Palestine demonstrators heckle Holocaust survivor at Berkeley City Council meeting

Demonstrators called Israel supporters ‘Zionist pigs’ and ‘money suckers’ at a routine council meeting


A Berkeley City Council meeting on Tuesday descended into chaos as a mob of pro-Palestine demonstrators harassed council members and Israel supporters, calling them “Zionist pigs”, “genocide enablers”, “murderers” and “money suckers”.

Jewish News of Northern California reported that a group of about 10 Israel supporters sat at the front of the room while roughly 30 demonstrators held signs with the faces of Gazans who have been killed and chanted between every speech “murdered by Israel”.

Susanne DeWitt, 89, chairman of the Israel Action Committee of the East Bay and a Holocaust survivor from Germany, was shouted down while speaking about the October 7 attacks and rising antisemitism in the US, with one protester shouting, “Lies!”

During the twice monthly meeting, the council met to discuss, among a number of other items, a declaration to honour Yom HaShoah, the annual Holocaust Remembrance Day which will fall on 5 May this year, and the allocation of funds for the city’s virtual event.

Both items, proposed by council member Susan Wengraf, were passed unanimously, but Wengraf said that discussing the Holocaust with anti-Israel demonstrators led to an escalation of hostility.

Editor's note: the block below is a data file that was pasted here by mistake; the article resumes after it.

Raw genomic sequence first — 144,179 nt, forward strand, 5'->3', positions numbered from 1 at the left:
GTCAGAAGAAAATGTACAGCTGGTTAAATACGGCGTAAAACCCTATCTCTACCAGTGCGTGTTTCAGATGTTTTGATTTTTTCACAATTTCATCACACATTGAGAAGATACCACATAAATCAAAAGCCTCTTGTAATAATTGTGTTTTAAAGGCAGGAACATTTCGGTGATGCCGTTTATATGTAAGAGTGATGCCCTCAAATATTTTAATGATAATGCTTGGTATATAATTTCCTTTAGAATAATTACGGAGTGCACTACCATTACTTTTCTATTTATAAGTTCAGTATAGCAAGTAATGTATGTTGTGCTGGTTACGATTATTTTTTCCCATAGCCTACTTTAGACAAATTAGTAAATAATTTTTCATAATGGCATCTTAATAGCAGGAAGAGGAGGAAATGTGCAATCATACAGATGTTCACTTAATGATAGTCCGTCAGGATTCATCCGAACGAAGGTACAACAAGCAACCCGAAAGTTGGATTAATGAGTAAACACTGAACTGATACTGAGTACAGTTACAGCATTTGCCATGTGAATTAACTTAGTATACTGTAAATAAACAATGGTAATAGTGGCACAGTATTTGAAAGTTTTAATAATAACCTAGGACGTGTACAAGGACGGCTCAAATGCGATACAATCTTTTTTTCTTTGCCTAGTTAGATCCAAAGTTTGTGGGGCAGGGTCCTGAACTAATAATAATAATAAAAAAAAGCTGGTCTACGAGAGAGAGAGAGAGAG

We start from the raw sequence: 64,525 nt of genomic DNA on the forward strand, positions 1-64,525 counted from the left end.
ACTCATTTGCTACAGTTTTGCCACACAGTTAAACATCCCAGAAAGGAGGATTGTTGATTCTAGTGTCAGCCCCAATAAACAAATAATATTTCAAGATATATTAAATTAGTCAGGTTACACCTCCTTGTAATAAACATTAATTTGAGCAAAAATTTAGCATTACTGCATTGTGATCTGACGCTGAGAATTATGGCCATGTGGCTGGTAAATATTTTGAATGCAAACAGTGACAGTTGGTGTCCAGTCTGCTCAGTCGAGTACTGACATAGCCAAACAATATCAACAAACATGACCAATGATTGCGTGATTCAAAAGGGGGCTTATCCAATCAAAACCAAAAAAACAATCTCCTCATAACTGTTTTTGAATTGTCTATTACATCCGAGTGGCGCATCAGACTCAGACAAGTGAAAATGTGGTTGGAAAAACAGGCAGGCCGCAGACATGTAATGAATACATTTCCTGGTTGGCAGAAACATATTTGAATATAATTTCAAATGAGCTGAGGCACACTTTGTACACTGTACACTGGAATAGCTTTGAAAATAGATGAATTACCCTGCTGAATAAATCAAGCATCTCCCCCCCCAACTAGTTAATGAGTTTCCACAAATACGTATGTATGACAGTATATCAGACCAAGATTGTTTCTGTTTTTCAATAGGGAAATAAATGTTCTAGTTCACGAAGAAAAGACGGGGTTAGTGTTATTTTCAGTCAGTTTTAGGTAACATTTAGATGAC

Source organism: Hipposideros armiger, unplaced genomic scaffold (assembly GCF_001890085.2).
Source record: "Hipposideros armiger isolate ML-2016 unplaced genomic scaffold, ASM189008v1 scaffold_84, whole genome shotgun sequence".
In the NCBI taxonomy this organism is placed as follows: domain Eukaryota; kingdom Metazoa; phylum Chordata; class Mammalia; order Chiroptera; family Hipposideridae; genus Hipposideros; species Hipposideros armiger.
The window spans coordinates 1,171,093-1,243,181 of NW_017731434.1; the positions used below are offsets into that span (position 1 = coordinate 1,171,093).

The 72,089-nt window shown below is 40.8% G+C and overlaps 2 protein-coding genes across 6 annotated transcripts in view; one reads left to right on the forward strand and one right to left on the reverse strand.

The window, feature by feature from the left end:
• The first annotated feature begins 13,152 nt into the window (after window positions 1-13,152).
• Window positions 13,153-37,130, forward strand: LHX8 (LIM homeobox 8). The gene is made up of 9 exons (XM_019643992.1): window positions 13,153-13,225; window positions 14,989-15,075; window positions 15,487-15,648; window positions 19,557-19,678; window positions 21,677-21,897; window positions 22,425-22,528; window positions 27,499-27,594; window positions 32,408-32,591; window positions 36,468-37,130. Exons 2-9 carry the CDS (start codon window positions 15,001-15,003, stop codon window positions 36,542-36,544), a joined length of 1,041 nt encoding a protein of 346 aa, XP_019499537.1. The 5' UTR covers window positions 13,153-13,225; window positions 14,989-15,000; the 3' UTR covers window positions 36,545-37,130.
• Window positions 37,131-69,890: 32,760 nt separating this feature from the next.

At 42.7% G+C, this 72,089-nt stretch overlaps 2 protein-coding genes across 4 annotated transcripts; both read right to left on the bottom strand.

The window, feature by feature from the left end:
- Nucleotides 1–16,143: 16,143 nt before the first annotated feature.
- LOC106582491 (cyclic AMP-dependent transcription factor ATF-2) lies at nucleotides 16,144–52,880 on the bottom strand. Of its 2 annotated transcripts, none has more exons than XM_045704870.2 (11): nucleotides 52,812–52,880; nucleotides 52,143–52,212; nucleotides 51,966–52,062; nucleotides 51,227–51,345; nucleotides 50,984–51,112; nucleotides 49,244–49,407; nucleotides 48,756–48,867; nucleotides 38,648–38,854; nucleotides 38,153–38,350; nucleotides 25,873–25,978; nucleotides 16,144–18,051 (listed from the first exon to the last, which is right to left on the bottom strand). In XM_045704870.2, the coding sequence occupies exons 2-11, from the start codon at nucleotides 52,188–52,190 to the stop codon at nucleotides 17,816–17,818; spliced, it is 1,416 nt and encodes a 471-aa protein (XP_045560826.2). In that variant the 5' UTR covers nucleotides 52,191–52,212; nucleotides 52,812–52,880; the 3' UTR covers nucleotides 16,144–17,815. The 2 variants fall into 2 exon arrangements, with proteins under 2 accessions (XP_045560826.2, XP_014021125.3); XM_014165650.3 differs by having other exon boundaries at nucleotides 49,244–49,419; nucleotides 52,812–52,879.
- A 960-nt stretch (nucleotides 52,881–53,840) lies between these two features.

Council member Wengraf told Jewish News of Northern California that since October, council meetings have been “horrendous.” Demonstrators have been particularly enraged by Berkeley Mayor Jesse Arreguín, who refused to bring a ceasefire resolution before the council in November. He put out a statement at the time which said: “These resolutions will not end the violence abroad, but they do fan the flames of hatred here at home. That’s a threat I cannot ignore.”

Protesters at the council meeting on Tuesday waved a sign which read “Genocide Jesse.” The incident became increasingly hostile as one protester threw the lectern microphone at the man who had set it up, and a staff member with the Jewish Community Relations Council Bay Area had his phone grabbed and thrown across the room when he tried to record the demonstrators.

Wengraf told Jewish News of Northern California: “There are many people who are intimidated and will not come to our meetings in person because they don’t feel safe.”

She added that conducting city business has become increasingly difficult due to the demonstrations at council meetings, with Tuesday’s incident being a perfect example; the council, which had to call for several recesses to calm the crowd, was not able to address an important item concerning demolition rules despite the meeting having gone on more than six hours.

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